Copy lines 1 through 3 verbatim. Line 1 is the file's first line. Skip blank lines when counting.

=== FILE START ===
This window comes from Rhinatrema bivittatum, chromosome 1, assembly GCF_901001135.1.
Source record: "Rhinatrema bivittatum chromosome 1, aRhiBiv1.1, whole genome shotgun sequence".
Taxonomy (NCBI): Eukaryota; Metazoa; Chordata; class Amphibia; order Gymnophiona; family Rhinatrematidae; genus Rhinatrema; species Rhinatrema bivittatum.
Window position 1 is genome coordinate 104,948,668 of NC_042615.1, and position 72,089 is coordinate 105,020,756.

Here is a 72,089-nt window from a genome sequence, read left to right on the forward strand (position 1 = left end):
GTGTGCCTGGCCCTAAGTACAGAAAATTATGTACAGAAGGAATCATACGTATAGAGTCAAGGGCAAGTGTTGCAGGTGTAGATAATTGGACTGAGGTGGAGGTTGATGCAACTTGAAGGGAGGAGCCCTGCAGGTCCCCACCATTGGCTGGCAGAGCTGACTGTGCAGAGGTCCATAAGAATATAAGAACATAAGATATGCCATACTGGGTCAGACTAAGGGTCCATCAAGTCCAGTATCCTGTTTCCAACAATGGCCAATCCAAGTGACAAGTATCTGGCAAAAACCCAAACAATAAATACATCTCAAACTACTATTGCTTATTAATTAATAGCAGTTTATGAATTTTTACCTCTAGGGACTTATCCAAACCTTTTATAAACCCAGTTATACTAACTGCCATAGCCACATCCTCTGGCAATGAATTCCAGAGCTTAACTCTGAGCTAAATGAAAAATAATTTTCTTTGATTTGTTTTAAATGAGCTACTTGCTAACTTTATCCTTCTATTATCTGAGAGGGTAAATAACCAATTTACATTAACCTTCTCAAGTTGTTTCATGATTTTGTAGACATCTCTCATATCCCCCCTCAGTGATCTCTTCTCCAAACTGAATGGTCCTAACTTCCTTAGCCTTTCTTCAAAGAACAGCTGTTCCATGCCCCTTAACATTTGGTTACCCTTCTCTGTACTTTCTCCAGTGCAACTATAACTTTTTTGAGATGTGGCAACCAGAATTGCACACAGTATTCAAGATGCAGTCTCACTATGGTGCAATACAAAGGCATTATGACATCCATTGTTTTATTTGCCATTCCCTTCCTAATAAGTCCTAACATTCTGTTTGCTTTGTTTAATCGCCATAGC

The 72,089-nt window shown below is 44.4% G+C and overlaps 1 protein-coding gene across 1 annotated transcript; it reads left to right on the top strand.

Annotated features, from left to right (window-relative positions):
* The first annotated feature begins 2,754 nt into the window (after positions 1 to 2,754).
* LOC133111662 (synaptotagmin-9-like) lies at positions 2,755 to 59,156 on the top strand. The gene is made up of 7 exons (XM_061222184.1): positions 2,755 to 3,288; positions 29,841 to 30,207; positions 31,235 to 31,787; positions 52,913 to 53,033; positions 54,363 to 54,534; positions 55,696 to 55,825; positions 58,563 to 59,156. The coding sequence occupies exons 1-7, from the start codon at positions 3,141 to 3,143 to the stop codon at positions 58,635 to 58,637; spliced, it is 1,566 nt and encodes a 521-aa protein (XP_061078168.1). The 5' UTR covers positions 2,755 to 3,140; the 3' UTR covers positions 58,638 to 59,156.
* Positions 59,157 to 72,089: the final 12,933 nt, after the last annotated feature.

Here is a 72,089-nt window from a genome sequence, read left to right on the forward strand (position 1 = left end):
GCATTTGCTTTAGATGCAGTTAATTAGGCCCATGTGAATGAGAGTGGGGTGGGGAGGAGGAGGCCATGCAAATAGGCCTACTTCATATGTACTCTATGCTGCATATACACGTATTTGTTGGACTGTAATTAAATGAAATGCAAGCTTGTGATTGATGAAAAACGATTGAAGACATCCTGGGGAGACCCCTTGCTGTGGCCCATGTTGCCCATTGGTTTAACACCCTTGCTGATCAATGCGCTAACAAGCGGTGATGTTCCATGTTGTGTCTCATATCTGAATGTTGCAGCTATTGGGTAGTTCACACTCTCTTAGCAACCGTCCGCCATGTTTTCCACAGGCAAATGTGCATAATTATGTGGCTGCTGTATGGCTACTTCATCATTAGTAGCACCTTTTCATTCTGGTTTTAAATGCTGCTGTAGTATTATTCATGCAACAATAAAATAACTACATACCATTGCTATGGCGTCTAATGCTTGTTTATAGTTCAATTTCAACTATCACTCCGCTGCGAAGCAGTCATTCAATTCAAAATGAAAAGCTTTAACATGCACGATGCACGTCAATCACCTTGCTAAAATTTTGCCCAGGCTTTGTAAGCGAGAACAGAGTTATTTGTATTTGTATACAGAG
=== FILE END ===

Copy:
This window comes from Rhinatrema bivittatum, chromosome 1, assembly GCF_901001135.1.
Source record: "Rhinatrema bivittatum chromosome 1, aRhiBiv1.1, whole genome shotgun sequence".
Taxonomy (NCBI): Eukaryota; Metazoa; Chordata; class Amphibia; order Gymnophiona; family Rhinatrematidae; genus Rhinatrema; species Rhinatrema bivittatum.